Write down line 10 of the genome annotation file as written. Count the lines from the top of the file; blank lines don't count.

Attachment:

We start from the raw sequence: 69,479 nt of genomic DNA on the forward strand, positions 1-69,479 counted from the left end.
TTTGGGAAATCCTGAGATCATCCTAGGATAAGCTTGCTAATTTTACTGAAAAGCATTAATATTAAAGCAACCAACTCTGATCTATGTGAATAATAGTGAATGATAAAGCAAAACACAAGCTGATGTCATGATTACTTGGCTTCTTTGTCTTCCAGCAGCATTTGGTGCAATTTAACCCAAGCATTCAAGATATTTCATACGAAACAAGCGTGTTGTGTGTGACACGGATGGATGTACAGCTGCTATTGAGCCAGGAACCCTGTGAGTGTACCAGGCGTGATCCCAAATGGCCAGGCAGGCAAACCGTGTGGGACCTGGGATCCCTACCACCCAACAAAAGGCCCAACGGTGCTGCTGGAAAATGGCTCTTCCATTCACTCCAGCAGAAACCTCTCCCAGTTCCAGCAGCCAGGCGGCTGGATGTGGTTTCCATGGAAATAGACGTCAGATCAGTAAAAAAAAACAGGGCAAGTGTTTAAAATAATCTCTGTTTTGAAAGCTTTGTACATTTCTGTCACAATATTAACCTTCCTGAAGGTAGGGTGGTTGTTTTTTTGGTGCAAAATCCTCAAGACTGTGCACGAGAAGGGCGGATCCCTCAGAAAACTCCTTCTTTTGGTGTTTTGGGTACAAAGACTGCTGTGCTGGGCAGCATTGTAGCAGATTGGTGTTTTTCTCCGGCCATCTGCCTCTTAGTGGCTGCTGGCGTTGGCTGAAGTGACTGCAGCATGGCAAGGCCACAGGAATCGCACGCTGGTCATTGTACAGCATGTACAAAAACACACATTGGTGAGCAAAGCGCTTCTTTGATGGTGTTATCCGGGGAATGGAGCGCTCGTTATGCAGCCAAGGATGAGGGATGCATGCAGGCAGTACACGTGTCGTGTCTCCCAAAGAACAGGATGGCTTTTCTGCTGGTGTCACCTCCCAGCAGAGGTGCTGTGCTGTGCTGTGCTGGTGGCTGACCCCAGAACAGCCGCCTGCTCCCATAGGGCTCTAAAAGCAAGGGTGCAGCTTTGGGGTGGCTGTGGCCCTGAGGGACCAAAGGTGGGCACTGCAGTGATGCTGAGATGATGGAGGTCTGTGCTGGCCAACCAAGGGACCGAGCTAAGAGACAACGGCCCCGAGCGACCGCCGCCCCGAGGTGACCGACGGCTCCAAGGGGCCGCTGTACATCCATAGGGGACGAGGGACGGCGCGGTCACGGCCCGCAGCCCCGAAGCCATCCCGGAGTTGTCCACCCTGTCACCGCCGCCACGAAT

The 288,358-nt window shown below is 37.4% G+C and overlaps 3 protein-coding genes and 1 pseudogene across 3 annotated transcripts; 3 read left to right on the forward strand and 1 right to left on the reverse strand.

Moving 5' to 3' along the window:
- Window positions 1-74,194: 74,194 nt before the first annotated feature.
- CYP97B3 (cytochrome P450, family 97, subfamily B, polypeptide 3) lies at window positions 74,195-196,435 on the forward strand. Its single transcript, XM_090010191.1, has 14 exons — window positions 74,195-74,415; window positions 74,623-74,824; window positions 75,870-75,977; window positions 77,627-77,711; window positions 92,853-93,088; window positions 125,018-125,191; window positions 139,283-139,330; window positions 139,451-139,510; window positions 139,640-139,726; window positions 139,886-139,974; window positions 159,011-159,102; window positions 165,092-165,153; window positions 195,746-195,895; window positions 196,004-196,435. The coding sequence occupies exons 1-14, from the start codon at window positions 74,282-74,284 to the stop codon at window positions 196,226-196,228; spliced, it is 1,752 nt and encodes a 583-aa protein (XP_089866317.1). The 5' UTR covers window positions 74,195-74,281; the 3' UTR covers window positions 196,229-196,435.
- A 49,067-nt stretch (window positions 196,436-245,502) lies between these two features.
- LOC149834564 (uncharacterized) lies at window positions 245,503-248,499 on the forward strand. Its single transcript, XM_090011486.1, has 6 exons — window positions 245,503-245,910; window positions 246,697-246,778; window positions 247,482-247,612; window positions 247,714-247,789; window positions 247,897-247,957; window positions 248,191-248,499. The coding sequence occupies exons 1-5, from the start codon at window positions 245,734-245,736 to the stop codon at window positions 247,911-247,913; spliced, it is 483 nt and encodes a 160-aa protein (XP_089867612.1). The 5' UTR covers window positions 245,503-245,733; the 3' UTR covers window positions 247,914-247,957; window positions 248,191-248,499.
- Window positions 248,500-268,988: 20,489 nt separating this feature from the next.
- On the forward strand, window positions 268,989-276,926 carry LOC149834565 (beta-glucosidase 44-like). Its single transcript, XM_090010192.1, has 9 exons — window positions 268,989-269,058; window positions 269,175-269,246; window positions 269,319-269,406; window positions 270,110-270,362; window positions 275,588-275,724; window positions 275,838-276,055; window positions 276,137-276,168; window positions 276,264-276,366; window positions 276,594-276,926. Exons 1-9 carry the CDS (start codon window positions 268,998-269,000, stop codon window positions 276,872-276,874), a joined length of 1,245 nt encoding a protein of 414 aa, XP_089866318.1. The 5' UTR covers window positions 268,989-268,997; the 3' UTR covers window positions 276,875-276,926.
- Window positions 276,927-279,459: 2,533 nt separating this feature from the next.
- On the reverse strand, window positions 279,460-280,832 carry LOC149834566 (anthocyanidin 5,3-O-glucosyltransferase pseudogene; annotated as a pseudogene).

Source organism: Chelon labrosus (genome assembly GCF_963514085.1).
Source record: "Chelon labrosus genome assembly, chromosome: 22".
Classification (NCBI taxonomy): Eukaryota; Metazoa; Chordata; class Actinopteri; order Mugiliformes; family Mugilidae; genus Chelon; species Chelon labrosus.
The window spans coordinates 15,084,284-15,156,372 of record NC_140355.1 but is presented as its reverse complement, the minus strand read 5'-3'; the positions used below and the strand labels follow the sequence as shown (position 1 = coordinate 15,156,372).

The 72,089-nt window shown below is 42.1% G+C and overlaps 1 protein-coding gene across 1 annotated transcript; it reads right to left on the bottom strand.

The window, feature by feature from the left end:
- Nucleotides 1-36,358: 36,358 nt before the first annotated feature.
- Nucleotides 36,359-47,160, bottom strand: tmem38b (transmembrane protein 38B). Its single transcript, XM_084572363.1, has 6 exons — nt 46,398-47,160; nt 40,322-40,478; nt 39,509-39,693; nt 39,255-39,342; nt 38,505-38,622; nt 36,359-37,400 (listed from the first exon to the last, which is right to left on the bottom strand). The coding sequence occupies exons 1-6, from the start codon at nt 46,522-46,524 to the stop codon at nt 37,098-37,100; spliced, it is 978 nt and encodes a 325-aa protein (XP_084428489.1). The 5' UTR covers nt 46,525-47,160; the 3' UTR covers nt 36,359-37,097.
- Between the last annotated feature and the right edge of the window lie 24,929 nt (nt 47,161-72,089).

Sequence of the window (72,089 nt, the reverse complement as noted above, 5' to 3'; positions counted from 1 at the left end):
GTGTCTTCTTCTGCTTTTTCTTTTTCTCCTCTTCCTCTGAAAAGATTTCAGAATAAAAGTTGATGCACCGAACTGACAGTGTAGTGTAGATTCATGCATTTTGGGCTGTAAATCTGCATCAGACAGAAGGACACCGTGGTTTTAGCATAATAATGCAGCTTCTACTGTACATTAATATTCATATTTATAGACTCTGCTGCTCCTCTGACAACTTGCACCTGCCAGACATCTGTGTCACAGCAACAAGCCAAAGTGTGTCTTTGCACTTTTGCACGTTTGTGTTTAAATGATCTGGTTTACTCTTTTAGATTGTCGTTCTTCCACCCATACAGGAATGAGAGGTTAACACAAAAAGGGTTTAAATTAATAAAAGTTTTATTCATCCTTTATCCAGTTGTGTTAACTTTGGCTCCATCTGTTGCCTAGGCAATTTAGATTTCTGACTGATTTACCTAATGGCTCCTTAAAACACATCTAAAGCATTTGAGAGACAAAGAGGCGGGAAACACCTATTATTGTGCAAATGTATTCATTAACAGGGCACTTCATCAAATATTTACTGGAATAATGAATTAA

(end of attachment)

- On the forward strand, window positions 268,989-276,926 carry LOC149834565 (beta-glucosidase 44-like). Its single transcript, XM_090010192.1, has 9 exons — window positions 268,989-269,058; window positions 269,175-269,246; window positions 269,319-269,406; window positions 270,110-270,362; window positions 275,588-275,724; window positions 275,838-276,055; window positions 276,137-276,168; window positions 276,264-276,366; window positions 276,594-276,926. Exons 1-9 carry the CDS (start codon window positions 268,998-269,000, stop codon window positions 276,872-276,874), a joined length of 1,245 nt encoding a protein of 414 aa, XP_089866318.1. The 5' UTR covers window positions 268,989-268,997; the 3' UTR covers window positions 276,875-276,926.